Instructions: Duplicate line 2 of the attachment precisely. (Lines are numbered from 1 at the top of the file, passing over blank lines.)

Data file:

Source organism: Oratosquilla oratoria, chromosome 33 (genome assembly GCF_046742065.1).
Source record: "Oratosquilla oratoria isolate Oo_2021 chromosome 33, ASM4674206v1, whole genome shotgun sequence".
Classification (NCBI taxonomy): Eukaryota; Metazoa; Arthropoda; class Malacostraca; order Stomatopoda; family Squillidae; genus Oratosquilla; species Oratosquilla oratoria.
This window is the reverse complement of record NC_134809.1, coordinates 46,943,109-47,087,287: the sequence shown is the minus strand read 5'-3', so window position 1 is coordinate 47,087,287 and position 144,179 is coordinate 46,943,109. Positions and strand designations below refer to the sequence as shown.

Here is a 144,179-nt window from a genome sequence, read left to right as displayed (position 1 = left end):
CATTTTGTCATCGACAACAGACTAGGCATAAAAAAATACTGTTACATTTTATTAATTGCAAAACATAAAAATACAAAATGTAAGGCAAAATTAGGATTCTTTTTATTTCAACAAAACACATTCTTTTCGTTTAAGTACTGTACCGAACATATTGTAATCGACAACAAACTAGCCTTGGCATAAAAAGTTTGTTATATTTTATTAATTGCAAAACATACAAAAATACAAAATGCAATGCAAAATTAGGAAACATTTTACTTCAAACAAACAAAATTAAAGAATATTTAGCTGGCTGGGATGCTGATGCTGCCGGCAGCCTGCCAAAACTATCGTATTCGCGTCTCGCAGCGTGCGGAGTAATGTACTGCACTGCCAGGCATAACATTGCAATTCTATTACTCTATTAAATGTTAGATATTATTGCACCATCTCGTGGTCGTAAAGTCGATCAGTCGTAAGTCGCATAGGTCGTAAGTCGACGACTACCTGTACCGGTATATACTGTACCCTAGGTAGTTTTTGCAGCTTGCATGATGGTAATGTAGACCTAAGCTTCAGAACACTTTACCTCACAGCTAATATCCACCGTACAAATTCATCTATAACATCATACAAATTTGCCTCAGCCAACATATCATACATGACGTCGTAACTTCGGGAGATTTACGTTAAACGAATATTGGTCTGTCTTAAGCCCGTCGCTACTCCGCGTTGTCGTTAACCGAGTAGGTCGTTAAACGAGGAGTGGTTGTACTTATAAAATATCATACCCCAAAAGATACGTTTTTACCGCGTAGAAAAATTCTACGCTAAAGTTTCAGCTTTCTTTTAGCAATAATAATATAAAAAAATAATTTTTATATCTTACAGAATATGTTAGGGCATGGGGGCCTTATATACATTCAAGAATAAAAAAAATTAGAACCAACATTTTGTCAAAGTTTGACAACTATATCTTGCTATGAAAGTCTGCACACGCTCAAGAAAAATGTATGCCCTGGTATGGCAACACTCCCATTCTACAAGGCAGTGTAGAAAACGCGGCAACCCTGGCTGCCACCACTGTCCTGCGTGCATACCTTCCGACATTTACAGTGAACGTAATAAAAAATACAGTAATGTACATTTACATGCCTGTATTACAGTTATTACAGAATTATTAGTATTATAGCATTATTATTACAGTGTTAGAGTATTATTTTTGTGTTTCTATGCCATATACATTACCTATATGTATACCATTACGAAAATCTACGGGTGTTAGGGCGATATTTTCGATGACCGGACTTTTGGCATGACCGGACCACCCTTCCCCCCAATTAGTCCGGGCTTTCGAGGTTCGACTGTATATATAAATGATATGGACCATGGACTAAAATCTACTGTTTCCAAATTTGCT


Source record: "Oratosquilla oratoria isolate Oo_2021 chromosome 33, ASM4674206v1, whole genome shotgun sequence".